Nathaniel: Who are the masses of people applying the idea of tolerance to drunk driving or littering? Does the fact that we are a country with laws mean that we have collectively rejected this mythical form of tolerance? 

Of course not, because tolerance as a community value boils down to mutual respect and understanding. Look back at that transcript from their discussion. Does Piers even hint at this “new tolerance” against which the whole rest of Mark’s attack is focused? I don’t see anything from that excerpt that would imply a “postmodern” definition of tolerance. 

 So why does Mark use that as a starting point for this discussion, and why are we having this discussion at all? My assessment would be that conflating moral relativism and tolerance creates an bogeyman against which fundamentalists and dogmatists can defend their positions. Mark took the appearance of a buzzword in one conversation as an excuse to attack arguments that (just about) no one is making.

Brett: Nathaniel, I’m not sure you are seeing my point on the intolerance thing – the suggestion that I am making is that a certain level of intolerance is necessary for society to function well [I am not suggesting people ARE tolerant towards those things but speaking to the postmodern definition of tolerance which I would certainly hold to being more closely what Mark is suggesting than what you are saying “just about no one is making”] I don’t know that Mark took the definition of “the new tolerance” from anything Piers suggested but is using it as an assumed place of where the world seems to be at the moment, so maybe that is a good place to backtrack a little to getting a better understanding of how we both see that.

 It might be helpful to go back to the article and look at the two definitions given for tolerance and give us an idea of which one  feels more descriptive of how things are today [in general, in the world] or would you hold that neither of these are accurate?

The old view of tolerance assumed that (1) there is objective truth that can be known; (2) various people, groups, and perspectives each think they know what that objective truth is; and (3) as people/groups disagree, dialogue, and debate their conflicting views of the truth, everyone involved will have an opportunity to learn, grow, change, and possibly arrive together at the truth.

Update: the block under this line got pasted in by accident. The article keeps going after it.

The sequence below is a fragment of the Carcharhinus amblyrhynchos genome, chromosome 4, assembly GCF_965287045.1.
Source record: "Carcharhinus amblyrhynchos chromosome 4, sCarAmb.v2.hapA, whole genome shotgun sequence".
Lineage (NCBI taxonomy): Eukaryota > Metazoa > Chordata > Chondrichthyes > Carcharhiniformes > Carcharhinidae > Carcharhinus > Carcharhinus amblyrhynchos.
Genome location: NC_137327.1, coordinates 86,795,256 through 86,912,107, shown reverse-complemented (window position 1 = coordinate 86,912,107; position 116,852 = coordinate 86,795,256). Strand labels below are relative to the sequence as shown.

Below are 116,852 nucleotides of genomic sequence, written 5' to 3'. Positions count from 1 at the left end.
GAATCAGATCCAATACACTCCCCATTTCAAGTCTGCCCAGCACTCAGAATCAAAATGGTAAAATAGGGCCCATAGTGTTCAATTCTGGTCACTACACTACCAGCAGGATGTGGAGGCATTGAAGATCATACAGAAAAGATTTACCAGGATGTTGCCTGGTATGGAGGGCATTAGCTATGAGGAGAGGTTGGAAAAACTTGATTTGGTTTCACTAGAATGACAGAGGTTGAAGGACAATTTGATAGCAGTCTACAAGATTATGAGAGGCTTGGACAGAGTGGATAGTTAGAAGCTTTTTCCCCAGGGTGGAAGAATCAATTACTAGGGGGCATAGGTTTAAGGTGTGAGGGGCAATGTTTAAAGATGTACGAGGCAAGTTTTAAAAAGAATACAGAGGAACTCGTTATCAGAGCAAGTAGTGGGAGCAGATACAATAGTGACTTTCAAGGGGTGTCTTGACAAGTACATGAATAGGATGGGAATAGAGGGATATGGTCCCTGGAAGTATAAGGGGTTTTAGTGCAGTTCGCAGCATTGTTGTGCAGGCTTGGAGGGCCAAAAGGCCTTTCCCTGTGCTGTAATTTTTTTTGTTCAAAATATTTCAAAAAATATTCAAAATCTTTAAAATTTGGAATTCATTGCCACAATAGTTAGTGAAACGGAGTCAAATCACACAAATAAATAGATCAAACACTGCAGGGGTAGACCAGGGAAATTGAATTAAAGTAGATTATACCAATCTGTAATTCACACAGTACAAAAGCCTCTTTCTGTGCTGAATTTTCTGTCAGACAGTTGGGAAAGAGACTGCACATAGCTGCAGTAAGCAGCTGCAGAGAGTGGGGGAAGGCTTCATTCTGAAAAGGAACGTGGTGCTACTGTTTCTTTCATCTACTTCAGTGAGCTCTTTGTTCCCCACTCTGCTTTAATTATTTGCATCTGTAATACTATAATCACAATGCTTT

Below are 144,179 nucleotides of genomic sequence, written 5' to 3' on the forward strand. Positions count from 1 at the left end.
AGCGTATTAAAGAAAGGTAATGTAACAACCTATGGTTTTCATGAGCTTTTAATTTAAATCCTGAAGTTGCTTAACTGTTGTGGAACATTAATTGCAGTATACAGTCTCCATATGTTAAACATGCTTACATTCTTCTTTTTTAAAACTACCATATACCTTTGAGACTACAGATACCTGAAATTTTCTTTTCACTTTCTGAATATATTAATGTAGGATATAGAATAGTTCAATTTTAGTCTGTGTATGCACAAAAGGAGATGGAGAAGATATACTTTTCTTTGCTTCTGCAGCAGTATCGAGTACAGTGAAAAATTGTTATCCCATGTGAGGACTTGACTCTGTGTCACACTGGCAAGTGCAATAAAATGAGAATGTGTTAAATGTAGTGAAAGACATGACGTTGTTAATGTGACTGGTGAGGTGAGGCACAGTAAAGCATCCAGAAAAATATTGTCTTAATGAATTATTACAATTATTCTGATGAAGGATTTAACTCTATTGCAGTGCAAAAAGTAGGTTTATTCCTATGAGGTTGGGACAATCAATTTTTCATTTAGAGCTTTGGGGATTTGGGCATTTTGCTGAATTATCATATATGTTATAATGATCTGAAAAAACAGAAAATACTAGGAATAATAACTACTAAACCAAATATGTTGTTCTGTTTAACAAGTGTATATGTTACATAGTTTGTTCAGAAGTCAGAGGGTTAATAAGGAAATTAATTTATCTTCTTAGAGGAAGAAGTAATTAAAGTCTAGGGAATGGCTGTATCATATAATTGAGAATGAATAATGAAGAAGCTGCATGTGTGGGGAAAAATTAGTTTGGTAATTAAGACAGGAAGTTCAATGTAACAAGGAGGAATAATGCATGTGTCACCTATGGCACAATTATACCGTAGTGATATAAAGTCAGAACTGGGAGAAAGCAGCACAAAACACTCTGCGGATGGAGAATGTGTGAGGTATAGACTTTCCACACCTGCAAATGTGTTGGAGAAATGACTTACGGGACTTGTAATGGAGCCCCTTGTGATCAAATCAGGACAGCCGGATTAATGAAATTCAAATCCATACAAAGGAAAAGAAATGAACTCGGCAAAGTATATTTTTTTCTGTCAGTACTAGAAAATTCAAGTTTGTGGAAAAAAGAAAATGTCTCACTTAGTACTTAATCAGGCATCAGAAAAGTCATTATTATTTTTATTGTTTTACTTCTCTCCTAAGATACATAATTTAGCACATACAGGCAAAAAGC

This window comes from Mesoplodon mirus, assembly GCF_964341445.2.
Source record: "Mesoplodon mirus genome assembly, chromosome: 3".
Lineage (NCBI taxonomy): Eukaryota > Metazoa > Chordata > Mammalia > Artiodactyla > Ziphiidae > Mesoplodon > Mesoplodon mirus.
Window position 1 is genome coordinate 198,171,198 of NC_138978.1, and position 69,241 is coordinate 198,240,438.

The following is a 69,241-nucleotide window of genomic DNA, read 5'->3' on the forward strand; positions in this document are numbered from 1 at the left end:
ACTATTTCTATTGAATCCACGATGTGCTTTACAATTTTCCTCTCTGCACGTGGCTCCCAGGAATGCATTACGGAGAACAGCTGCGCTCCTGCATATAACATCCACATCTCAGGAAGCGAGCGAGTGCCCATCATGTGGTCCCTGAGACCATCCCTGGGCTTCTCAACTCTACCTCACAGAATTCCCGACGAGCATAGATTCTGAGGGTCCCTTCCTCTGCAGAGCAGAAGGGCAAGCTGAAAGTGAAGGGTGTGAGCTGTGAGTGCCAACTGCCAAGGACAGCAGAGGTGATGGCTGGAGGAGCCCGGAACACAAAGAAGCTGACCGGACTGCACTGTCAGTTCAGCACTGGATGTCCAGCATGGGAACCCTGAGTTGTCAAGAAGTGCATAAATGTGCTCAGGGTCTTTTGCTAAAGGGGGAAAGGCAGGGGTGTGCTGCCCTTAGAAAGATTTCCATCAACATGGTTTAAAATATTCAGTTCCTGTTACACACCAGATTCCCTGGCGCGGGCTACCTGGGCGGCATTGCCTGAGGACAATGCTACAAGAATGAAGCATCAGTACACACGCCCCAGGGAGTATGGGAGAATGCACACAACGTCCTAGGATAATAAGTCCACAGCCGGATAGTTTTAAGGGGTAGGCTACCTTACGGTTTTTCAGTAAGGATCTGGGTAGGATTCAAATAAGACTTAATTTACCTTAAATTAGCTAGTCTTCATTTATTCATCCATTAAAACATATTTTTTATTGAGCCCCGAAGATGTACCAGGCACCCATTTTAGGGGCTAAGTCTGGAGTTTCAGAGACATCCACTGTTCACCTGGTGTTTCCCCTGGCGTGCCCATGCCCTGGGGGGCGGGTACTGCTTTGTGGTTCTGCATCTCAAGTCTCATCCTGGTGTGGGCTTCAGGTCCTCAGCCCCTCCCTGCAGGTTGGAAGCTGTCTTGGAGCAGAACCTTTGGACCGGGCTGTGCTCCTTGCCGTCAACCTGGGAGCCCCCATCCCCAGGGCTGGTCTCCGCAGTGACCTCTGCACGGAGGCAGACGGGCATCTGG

The new tolerance is different from the old tolerance. The new view of tolerance assumes that (1) there is no objective truth that can be known; (2) various people, groups, and perspectives do not have the truth but only what they believe to be the truth; and (3) various people, groups, and perspectives should not argue and debate their disagreements because there is no truth to be discovered and to assume otherwise only leads to needless conflicts and prejudices.

Piers was pressing Mark to answer the question ‘Are you tolerant?’ and Mark was responding with a message of ‘Loving your neighbor.’ So a helpful question to look at is, do you think it is possible to love your neighbor without being tolerant of some of their beliefs or ways of living?

Nathaniel: I think tolerance is a posture of the heart and mind towards people, regardless of their beliefs or actions. Put another way, you don’t have to tolerate every action or belief, but you should treat each everyone with tolerance. Whether you believe in objective truth or moral absolutes, you can still treat your brothers and sisters with respect. Is that too simple? I think this definition of tolerance has remained the same regardless of the cultural trends that he sees. 

Brett: Okay I think we might be nearing more common ground here in terms of understanding. The idea of respect and treating a person who believes something completely different to you with love. But I think within that idea [which I imagine we would both hold to] is the more recent idea that suggests that I cannot love you and treat you with respect while also holding on to the idea that I think you are wrong in some behavior you have or action that you are doing? Because then that is not seen as tolerance and even the love and respect will in many cases be questioned [because you believe me to be wrong] Does that make sense?

Nathaniel: How pervasive is that “newer idea” (that I cannot love you and treat you with respect while also holding on to the idea that I think you are wrong). It is probably hard to quantify, since few people would self describe as exhibiting this form. 

This seems to be the key point to me : when a Christian is being accused of intolerance, as I am sure Mark often is, does it provoke us to go on the attack to insulate ourselves from criticism? Do we reflexively rail against “the wordly definition of tolerance” as we imagine it? Or are we open to criticism and to instruction? Are we willing to examine whether under the auspices of loving the sinner and hating the sin we have allowed ourselves to stand in judgment? 
I have the tendency to deflect criticism related to my spiritual journey – if someone has an issue with how I apply my faith,  it’s easy for me to believe that their issue is about the essential nature of my faith, when really it is about my imperfect practice. Often the issue is not my belief, it’s that I am being self righteous or stubborn. 
So my final point would be that I think this talk of “new tolerance” is unproductive without practical examples that also show how it affects the church. I would much prefer some self-reflection on whether we are truly practicing “Christian tolerance,” and loving people without standing in judgment.